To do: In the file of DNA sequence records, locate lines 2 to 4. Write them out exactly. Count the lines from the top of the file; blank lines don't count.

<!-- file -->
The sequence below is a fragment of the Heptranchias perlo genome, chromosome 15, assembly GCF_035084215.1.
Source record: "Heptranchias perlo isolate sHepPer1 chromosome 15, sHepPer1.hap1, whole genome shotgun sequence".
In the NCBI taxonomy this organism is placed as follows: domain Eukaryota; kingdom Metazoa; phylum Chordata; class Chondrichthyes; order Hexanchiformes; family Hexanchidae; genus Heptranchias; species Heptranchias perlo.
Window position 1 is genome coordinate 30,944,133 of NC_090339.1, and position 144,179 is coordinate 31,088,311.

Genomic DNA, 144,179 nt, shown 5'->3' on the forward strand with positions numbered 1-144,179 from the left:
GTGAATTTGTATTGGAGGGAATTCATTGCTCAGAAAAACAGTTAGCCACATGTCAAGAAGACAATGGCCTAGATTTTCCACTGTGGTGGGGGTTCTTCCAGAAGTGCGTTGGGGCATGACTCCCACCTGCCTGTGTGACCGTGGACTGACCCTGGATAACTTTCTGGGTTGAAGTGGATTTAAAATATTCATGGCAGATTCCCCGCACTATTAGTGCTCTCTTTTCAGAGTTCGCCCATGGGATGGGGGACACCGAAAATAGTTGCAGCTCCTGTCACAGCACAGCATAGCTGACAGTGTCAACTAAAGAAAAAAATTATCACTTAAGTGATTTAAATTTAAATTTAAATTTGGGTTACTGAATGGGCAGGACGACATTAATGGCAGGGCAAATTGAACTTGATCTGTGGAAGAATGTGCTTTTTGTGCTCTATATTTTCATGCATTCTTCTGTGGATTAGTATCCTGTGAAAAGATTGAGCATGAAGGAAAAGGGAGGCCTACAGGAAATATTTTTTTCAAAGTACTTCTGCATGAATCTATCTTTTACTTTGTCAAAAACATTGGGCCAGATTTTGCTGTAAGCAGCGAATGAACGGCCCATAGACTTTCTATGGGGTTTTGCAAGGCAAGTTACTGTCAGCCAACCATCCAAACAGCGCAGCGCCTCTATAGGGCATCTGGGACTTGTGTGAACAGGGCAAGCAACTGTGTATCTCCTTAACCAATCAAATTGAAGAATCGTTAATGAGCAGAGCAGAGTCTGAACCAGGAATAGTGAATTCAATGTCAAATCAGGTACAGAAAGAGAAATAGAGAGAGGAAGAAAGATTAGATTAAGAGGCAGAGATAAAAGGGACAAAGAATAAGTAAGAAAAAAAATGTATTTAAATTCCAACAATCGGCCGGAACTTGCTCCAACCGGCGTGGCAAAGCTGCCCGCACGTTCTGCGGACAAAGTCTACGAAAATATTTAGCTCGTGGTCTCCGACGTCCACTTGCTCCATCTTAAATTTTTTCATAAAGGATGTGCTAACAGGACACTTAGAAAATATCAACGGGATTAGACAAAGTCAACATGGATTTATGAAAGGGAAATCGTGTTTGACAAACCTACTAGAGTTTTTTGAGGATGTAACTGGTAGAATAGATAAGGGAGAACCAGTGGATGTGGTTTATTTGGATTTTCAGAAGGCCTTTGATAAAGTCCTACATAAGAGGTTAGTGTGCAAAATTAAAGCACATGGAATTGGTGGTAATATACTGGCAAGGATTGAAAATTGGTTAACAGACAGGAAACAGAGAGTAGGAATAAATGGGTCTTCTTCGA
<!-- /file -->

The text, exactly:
Source record: "Heptranchias perlo isolate sHepPer1 chromosome 15, sHepPer1.hap1, whole genome shotgun sequence".
In the NCBI taxonomy this organism is placed as follows: domain Eukaryota; kingdom Metazoa; phylum Chordata; class Chondrichthyes; order Hexanchiformes; family Hexanchidae; genus Heptranchias; species Heptranchias perlo.
Window position 1 is genome coordinate 30,944,133 of NC_090339.1, and position 144,179 is coordinate 31,088,311.